Aug 31st, 2020
Today in worship we read a passage from Romans and practiced a spiritual discipline known as Lectio Divina(Divine Reading). The idea is to read (or listen to) the passage several times and pay attention to what the Spirit of God might be revealing to you. It is not study, it is listening, meditating, contemplating.
One takeaway from this morning is how important and orienting this passage is for us who wish to follow Jesus. (The Gospel passage today talked about taking up our cross and following Jesus.) We decided it would be a good practice to meditate on this passage regularly, especially in this season. So here it is - recorded as it was read in worship and written out so you can have it on your own.
This particular translation was completed by Pastor Matt. (If you choose to read it on your own, obviously feel free to use whatever translation you like.)
Here is the basic process of Lectio Divina
Silence. Ask God to help you be open to what God has to say.
Listen to or read the passage three times, pausing for silence between each reading.
While you listen, pay attention for a word or phrase that catches your attention - meditate on it - discern God’s voice to you
Contemplate (silence & sharing). You might want to journal what you're hearing. Accept and offer to God what you received - even it is nothing or if you were distracted.
Here is the passage written out, if you'd like to read it yourself:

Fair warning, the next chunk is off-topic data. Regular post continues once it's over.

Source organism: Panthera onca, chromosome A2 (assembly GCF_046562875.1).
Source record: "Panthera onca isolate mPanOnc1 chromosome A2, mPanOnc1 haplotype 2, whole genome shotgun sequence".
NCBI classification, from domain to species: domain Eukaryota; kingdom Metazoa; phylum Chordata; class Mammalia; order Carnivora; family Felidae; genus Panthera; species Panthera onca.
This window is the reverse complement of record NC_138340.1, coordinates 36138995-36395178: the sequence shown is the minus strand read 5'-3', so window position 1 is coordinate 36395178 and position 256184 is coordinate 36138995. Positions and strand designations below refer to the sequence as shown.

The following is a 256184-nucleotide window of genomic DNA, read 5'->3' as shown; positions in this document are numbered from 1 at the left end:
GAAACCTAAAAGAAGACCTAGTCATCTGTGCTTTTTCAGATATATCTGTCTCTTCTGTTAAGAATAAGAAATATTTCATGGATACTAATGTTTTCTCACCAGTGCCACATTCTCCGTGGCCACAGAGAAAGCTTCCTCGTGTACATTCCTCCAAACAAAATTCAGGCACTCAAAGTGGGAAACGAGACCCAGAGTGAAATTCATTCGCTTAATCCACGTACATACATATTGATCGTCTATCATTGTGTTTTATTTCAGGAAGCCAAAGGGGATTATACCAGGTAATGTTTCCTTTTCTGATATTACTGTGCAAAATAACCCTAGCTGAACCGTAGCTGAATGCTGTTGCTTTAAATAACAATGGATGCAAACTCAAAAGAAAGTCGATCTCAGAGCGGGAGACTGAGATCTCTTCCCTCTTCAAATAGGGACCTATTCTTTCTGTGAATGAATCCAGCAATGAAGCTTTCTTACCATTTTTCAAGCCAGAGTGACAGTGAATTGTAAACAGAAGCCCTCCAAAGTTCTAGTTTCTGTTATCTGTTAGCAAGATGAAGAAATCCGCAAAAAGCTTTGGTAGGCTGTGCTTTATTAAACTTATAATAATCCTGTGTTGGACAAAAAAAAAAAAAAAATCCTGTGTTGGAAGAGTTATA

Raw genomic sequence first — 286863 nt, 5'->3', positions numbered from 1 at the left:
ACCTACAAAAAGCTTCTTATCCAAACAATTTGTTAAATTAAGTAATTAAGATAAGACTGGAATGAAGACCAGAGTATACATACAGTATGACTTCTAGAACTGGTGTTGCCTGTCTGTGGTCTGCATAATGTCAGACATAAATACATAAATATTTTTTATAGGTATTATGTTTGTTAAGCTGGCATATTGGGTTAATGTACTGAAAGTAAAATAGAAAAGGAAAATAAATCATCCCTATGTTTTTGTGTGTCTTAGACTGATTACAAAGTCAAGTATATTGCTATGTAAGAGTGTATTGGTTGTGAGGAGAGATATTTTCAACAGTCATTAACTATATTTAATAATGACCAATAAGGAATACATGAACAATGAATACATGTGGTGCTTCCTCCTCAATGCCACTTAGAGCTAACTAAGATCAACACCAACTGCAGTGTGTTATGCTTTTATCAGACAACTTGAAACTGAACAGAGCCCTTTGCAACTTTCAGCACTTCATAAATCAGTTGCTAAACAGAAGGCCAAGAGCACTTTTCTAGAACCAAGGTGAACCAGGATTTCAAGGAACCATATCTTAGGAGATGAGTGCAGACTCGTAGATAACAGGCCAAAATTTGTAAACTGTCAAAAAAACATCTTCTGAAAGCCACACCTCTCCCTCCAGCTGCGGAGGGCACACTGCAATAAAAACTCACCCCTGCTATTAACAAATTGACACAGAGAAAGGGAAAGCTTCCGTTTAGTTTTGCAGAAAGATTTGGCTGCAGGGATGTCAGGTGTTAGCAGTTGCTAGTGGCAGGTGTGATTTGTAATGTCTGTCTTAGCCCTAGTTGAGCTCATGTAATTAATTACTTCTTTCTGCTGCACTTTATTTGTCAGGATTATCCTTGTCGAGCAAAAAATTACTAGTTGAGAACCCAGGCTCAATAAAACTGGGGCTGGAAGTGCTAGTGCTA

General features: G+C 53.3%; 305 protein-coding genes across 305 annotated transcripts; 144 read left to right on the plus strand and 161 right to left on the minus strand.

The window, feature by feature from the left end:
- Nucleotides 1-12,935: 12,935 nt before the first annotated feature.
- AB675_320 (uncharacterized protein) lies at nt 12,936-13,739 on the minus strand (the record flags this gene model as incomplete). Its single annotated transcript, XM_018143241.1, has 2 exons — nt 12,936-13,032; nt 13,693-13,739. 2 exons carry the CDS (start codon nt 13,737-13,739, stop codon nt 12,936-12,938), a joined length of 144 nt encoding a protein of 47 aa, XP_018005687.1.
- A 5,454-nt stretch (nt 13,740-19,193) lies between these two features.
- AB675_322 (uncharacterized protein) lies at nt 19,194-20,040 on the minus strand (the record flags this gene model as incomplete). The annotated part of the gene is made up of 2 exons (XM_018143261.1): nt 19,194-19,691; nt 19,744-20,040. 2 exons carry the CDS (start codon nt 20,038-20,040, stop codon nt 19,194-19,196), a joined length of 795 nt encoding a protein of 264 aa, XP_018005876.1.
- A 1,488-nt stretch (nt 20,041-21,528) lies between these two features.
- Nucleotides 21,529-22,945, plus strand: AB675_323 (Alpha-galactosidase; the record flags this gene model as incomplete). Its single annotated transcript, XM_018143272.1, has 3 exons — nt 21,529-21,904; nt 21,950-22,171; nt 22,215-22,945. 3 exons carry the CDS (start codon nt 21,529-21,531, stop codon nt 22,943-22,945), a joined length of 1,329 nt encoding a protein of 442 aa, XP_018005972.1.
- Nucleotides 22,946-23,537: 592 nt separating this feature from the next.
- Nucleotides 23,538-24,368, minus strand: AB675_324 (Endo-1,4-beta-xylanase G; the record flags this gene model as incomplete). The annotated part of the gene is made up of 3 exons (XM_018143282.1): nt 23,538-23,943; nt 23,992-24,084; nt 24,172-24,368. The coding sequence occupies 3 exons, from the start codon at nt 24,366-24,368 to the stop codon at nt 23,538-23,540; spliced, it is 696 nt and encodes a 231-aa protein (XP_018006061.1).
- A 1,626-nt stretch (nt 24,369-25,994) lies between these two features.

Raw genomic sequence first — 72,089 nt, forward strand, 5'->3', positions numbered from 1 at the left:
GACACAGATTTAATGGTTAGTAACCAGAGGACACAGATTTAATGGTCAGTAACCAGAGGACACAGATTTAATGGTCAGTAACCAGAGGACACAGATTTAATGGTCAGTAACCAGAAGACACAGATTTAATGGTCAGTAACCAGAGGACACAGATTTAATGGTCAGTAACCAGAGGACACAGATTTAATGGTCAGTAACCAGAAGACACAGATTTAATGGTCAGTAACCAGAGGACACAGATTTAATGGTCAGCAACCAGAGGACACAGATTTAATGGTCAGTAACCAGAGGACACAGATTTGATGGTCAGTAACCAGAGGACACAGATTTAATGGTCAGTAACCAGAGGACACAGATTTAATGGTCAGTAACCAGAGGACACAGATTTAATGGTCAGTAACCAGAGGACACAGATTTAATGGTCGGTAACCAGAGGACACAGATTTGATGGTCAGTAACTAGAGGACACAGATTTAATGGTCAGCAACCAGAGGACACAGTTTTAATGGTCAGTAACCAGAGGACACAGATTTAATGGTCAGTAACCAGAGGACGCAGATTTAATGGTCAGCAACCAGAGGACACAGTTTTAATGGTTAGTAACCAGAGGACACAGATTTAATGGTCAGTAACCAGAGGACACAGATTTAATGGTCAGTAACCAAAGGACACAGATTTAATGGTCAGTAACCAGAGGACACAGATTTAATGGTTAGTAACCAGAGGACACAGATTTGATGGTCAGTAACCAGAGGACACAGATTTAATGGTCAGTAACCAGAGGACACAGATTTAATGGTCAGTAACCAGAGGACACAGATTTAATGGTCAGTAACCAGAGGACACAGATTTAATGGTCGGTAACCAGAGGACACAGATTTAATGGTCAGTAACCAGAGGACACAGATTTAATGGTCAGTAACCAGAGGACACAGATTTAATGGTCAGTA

Let love be truly honest. Reject what is evil. Cling to what is good. Love each other as treasured family, try to outdo each other in showing honor; Don’t hold back your enthusiasm, serve the Lord with excitement; rejoicing in hope, enduring in troubles, persevering in prayer; contributing to the needs of God’s people; eagerly receiving strangers as a honored guests.
Bless those who persecute you; bless, and do not curse. Rejoice with those who rejoice. Weep with those who weep. Find unity and equality between all people. Don’t think so highly of yourselves, but associate with humble people. Don’t consider yourself the smartest person in the room.
Do not repay evil for evil. Respect what is honorable in the sight of all people. If it is possible, as much as it is up to you, be at peace with all people. Don’t seek revenge, dear friends, but give place to God’s displeasure at wrongdoing. For it is written, “‘The ultimate making of all things right is mine; I will repay,’ says the Lord.” Therefore, “If your enemy is hungry, feed them. If they are thirsty, give them a drink; for in doing so, you will heap coals of fire on their head.” Do not be overcome with evil, but overcome evil with good.